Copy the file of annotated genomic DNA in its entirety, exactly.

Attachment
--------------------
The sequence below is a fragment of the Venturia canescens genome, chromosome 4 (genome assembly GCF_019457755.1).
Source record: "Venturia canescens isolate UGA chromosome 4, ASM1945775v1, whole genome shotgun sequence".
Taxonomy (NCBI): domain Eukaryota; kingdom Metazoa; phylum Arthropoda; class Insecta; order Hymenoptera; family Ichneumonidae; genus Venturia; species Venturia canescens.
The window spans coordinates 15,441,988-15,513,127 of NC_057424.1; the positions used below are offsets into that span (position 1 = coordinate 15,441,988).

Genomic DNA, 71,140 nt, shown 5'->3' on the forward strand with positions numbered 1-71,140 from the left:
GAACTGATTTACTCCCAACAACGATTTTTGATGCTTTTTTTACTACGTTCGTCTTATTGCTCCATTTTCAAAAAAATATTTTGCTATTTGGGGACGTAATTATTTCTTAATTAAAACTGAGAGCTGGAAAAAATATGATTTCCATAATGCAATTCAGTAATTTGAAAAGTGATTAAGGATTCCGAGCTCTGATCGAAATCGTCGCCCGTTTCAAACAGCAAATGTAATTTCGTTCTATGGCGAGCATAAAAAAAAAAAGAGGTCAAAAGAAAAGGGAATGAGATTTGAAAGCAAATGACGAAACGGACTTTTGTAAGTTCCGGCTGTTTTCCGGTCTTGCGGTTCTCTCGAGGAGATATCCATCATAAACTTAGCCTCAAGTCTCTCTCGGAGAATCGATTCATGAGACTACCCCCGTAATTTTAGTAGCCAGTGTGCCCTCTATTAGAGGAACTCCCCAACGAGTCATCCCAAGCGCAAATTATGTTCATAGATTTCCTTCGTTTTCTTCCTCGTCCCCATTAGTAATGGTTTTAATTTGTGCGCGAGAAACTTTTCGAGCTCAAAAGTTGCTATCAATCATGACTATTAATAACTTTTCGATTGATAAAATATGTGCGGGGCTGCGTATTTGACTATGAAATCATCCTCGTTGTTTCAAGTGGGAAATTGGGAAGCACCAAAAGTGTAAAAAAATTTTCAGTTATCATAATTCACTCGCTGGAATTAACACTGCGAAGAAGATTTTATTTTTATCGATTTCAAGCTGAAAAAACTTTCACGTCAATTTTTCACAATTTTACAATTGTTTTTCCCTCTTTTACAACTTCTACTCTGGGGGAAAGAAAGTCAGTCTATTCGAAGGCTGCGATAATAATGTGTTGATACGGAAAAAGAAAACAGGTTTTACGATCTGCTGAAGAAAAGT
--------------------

The sequence below is a fragment of the Venturia canescens genome, chromosome 4 (genome assembly GCF_019457755.1).
Source record: "Venturia canescens isolate UGA chromosome 4, ASM1945775v1, whole genome shotgun sequence".
Taxonomy (NCBI): domain Eukaryota; kingdom Metazoa; phylum Arthropoda; class Insecta; order Hymenoptera; family Ichneumonidae; genus Venturia; species Venturia canescens.
The window spans coordinates 15,441,988-15,513,127 of NC_057424.1; the positions used below are offsets into that span (position 1 = coordinate 15,441,988).

Genomic DNA, 71,140 nt, shown 5'->3' on the forward strand with positions numbered 1-71,140 from the left:
GAACTGATTTACTCCCAACAACGATTTTTGATGCTTTTTTTACTACGTTCGTCTTATTGCTCCATTTTCAAAAAAATATTTTGCTATTTGGGGACGTAATTATTTCTTAATTAAAACTGAGAGCTGGAAAAAATATGATTTCCATAATGCAATTCAGTAATTTGAAAAGTGATTAAGGATTCCGAGCTCTGATCGAAATCGTCGCCCGTTTCAAACAGCAAATGTAATTTCGTTCTATGGCGAGCATAAAAAAAAAAAGAGGTCAAAAGAAAAGGGAATGAGATTTGAAAGCAAATGACGAAACGGACTTTTGTAAGTTCCGGCTGTTTTCCGGTCTTGCGGTTCTCTCGAGGAGATATCCATCATAAACTTAGCCTCAAGTCTCTCTCGGAGAATCGATTCATGAGACTACCCCCGTAATTTTAGTAGCCAGTGTGCCCTCTATTAGAGGAACTCCCCAACGAGTCATCCCAAGCGCAAATTATGTTCATAGATTTCCTTCGTTTTCTTCCTCGTCCCCATTAGTAATGGTTTTAATTTGTGCGCGAGAAACTTTTCGAGCTCAAAAGTTGCTATCAATCATGACTATTAATAACTTTTCGATTGATAAAATATGTGCGGGGCTGCGTATTTGACTATGAAATCATCCTCGTTGTTTCAAGTGGGAAATTGGGAAGCACCAAAAGTGTAAAAAAATTTTCAGTTATCATAATTCACTCGCTGGAATTAACACTGCGAAGAAGATTTTATTTTTATCGATTTCAAGCTGAAAAAACTTTCACGTCAATTTTTCACAATTTTACAATTGTTTTTCCCTCTTTTACAACTTCTACTCTGGGGGAAAGAAAGTCAGTCTATTCGAAGGCTGCGATAATAATGTGTTGATACGGAAAAAGAAAACAGGTTTTACGATCTGCTGAAGAAAAGT